Posts Tagged ‘Ubuntu’

An experiment

Tuesday, September 30th, 2008

My brother is a computer illiterate. He can use a computer for the purpose of e-mail messaging and for editing documents, spreadsheets, etc.

I have decided to “abuse” his older laptop, an IBM X31 and install Ubuntu on it. This is some sort of an experiment. I wonder how he, a simple user, can cope up with using Linux as a desktop.

I have made sure he had the following, for now:

  • Ubuntu 8.04 32bit
  • Firefox 3 with Adblock Plus
  • Hebrew fonts, and msttfcorefonts package installed
  • OpenOffice which defaults to saving in MS Office formats – doc, xls, ppt
  • Skype
  • VLC media player
  • Hebrew layout enabled

I will let him use it for a few days, and keep my blog up to date on this. It interests me 🙂

Sierra AirCard 880E on Ubuntu

Tuesday, July 1st, 2008

To get your newly purchased Sierra AirCard 880E on your Ubuntu Hardy, you should follow these simple steps:

  1. Make sure you have GCC on your computer: ‘sudo apt-get install gcc
  2. Make sure you have kernel sources installed on your computer: ‘sudo apt-get install linux-headers-2.6.24-19-generic
  3. Download the driver from Sierra Wireless site
  4. Extract and compile (‘make‘, ‘sudo make install‘)
  5. Add to /etc/modprobe.d/blacklist-modem the line: ‘blacklist ehci_hcd’
  6. Insert the device into the laptop. When everything is OK, you should see that a USB device is registered using ‘dmesg‘ shortly afterwards, or ‘lsusb
  7. Configure /etc/wvdial.conf using the attached config file wvdial.conf
  8. Add to /etc/ppp/peers the file wvdial

Done. To connect, you need to run ‘sudo wvdial &

I will add in the future a nice gksudo with a nice-looking connect/disconnect script

Bluetooth Mouse on my Ubuntu Laptop – an easy feat

Thursday, June 19th, 2008

I was surprised at how easy it was.

You need to do the following:

1. Find your mouse’s address using ‘hcitool scan

2. Verify that you can pair the two devices using ‘sudo hidd –connect XX:XX:XX:XX:XX:XX

3. Edit /etc/default/bluetooth, uncomment the additional line with the HIDD_OPTIONS and set it to be

“–connect XX:XX:XX:XX:XX:XX –server”

4. Restart the service ‘bluetooth’

This works immediately after using the hardware button to enable/disable BT on my IBM Thinkpad. If I turn the mouse off, I need to press on the hardware button to disable/re-enable the bluetooth.

i810 dual-pipe issues with power management

Friday, May 9th, 2008

I have had a problem with my IBM X41 – ever since I have started using Ubuntu 7.10 (after a nice upgrade from 7.04), whenever the lid was closed, and reopened – the display would have flickered for a short while (while the lid is up) and then blank completely.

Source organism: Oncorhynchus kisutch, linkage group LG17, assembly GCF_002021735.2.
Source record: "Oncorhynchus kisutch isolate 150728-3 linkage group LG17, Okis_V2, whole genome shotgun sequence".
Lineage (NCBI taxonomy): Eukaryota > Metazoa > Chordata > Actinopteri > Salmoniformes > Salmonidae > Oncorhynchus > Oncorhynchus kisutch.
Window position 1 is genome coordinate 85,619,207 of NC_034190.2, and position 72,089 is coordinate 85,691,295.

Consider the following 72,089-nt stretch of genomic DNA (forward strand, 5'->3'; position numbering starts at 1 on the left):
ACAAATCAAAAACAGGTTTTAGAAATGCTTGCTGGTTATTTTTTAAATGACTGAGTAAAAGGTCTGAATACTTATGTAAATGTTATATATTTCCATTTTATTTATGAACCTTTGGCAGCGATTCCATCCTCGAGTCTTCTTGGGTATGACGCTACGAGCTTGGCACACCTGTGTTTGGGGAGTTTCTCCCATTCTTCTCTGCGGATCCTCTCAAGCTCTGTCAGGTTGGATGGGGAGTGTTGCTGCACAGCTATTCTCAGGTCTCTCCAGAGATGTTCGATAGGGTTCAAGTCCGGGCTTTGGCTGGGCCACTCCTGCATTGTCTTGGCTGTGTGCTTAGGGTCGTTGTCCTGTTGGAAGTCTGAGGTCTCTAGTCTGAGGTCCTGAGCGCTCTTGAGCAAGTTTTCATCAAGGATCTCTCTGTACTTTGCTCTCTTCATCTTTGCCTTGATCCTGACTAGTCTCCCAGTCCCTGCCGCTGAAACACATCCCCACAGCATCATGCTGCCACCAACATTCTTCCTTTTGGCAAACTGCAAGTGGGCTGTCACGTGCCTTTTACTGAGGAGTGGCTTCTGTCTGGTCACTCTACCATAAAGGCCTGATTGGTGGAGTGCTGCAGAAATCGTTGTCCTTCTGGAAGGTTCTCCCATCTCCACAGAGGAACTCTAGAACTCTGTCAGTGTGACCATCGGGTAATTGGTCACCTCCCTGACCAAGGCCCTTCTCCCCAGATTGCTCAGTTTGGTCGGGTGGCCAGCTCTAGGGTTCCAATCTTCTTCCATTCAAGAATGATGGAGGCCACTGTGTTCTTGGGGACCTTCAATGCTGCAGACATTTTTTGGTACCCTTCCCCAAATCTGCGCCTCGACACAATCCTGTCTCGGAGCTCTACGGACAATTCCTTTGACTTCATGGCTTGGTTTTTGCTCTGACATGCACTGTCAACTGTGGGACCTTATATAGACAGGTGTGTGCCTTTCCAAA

My (ugly) workaround was to force the computer to sleep whenever it happened. It seemed to be a workaround good enough for most cases. On some cases, the laptop would do just the same as it was placed in its docking station.

I have found an Ubuntu bug here, which seems to expose this problem too. It exposed few additional problems as well. The error message I got (through SSH, of course) when viewing the logs it said that the video card detected pipe A to be the active pipe, that it stopped using pipe B (which appeared to be the internal one) and that it decided to disable clone mode. Wow. I just lost my internal LCD. Connecting an external display, I get the whole picture working just fine, however, I cannot use the laptop like that.

After a major struggle with various i810 options, I have looked and found an option to disable Power Management. I have done so, according to the note here, and it solved all my problems in this area – for now.

Some few small insights

Wednesday, March 12th, 2008

Lately I have been overloaded above my capabilities. This did not prevent me from doing all kind of things, but most of them are too small to justify a real entry here, so I have decided to make a small collection of small stuff someone might need to know, in order to make it indexed in search engines. These small insights might save some time for someone. This is a noble cause.

1. Oreon is a nice overlay for Nagios, however, it is poorly documented, and some of the existing docs are in French. I have put hours on building it into a working setup, and I hope to be able to write down the process as is.

2. “Sun Java System Active Server Pages” does not support 64bit Linux installations – at least not if you’re interested in using it with your existing Apache server. Look here. Seems nothing has changed.

3. Under Ubuntu 7.10, Compiz suffers from a major memory leak when using NVidia display adapters. You can read about it in the bug page. I was able, thanks to this link, to workaround it using compiz –indirect-rendering . Does not see to cause any ill-effect on my display performance.

4. Suse 10 and wireless cards – This one is a great guide, which I would happily recommend.

5. Flushing the existing read buffer for your Linux machine (should never be done, unless you’re testing performance) can be done by running the following command:

echo 1 > /proc/sys/vm/drop_caches

Seems to be enough for today. Hope these tips help.